Some special situations may require the use of food supplements to compensate for the lack of certain nutrients. Some doctors strongly recommend that pregnant patients take supplements containing iron, calcium or vitamin B9 as these nutrients are essential for a healthy pregnancy. Women with heavy periods may also need to take an iron supplement. People with special diets, such as vegetarians and vegans, or very active people are also more likely to need to use food supplements.

Read the Label of Food supplements carefully

The label of a food supplement must include the following information:

  • The names of the categories of nutrients or substances characterizing the product or an indication of the nature of these nutrients or substances
  • The number of vitamins and minerals present in the product must be indicated in numerical form in weight units
  • The percentage of vitamins and minerals in relation to the recommended daily intake must be indicated
  • The recommended daily consumption must be recorded
  • The label must indicate how the product is to be used (quantity, frequency, special circumstances)
  • A warning that it is not recommended to exceed the indicated daily dose
  • A statement that food supplements should not be used as a substitute for a healthy and diversified diet
  • A warning that products should be kept out of the reach of children

Adverse Reactions 

Food supplements should not replace the intakes that need to be supplemented by food but should complement them. In addition, it is advisable to follow the dosage carefully as a sub-dose will have no effect and an overdose may cause adverse reactions.

Deficiencies in France

By following dietary recommendations that help you know how to eat a balanced diet, a person should consume all the vitamins and minerals they need on a daily basis. However, a study conducted by the Institut de Veille Sanitaire (InVS) revealed that nearly 80% of the French population suffers from vitamin D deficiency.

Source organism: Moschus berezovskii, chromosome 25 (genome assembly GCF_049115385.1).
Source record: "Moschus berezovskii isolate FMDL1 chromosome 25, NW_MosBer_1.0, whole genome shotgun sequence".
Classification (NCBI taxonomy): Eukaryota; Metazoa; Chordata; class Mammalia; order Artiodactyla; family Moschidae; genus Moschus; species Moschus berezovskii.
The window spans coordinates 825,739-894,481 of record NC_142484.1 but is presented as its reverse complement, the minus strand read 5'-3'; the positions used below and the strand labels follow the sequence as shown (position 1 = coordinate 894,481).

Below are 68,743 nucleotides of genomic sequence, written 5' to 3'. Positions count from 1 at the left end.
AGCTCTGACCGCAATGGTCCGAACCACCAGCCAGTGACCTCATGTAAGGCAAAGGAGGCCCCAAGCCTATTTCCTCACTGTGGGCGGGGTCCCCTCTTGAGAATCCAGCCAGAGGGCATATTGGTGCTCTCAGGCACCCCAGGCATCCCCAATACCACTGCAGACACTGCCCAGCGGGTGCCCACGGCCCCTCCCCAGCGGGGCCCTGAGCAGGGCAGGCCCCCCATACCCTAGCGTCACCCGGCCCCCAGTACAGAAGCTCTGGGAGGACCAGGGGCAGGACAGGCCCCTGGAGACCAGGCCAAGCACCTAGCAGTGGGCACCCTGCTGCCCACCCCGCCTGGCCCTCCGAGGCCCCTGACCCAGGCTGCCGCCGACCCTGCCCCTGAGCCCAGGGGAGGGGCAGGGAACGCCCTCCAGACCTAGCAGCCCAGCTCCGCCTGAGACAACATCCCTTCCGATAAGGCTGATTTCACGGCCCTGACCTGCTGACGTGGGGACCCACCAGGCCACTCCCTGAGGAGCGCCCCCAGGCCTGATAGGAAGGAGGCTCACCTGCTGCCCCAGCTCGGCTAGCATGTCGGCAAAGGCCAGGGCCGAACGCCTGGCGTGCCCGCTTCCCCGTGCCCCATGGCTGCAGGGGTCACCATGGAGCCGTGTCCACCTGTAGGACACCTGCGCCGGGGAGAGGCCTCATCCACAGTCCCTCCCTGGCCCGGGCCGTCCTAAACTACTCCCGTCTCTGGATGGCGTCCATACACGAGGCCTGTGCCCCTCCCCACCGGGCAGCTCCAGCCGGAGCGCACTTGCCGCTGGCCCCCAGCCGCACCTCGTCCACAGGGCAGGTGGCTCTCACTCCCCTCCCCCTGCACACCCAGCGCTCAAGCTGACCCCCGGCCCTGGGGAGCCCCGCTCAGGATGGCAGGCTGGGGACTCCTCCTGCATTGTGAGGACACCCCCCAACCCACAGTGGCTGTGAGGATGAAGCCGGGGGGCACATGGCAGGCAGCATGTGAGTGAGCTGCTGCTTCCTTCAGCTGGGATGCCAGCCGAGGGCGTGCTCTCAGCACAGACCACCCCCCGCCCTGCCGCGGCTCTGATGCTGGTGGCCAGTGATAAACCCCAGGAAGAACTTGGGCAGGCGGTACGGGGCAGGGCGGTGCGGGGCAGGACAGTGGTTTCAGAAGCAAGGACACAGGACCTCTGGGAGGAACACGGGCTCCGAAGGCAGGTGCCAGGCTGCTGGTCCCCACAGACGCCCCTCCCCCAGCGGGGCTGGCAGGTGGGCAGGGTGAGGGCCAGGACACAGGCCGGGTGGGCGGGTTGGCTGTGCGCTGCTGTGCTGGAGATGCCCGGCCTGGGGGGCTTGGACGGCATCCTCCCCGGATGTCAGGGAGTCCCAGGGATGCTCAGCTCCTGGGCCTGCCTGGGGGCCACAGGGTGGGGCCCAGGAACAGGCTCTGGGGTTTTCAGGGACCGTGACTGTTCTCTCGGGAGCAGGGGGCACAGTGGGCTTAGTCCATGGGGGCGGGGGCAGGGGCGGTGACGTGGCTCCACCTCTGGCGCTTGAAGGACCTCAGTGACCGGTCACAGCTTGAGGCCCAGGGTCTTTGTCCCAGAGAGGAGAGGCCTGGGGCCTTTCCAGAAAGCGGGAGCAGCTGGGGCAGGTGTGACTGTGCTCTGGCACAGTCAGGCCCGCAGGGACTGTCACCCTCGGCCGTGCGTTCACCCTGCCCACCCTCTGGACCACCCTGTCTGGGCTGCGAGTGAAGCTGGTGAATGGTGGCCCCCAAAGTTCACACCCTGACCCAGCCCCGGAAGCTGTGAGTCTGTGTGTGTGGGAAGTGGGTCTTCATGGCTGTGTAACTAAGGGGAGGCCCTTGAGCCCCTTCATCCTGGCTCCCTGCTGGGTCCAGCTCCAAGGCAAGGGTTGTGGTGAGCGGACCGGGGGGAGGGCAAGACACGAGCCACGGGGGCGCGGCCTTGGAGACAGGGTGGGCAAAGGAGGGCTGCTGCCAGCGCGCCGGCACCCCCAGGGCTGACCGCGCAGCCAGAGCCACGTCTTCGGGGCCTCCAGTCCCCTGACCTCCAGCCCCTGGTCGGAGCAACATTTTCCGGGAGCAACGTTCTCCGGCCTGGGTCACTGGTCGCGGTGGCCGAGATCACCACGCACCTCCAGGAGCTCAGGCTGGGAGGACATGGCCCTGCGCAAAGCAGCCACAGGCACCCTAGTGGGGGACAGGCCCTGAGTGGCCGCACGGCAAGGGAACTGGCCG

Another important deficiency is iron deficiency: between 20% and 25% of the world’s population would be affected, this is called iron deficiency anemia. These deficiencies are partly linked to a diet that is not very varied and low in fruit and vegetables. 

Ineffectiveness of Certain Supplements

A study carried out in 2006 and 2007 by the Agence Française de Sécurité Sanitaire des Aliments (AFSSA) showed that 20% of adults had consumed at least one food supplement during the year. However, there is not enough research or scientific rigor to demonstrate with certainty the effectiveness of food supplements. In 2010, for example, a study presented at the International Congress on Obesity in Stockholm, Sweden, highlighted the ineffectiveness of supplements for slimming.

Risks with Excessive Intake

The majority of food supplements are highly concentrated in vitamins and minerals. Unsafe consumption can, therefore, be dangerous to health. Various studies have identified risks of cardiovascular disorders, increased mortality in older people, the development of certain types of cancers, including lung cancer, bone problems, and kidney dysfunction. Be careful when taking a food supplement. The advice of a health professional is strongly recommended.

Interactions with Other Nutrients

Many dietary supplements may interact with each other and/or with certain drug treatments. Possible interactions should be taken very seriously to avoid serious consequences. In general, do not practice self-medication and talk to your doctor about your supplementation project.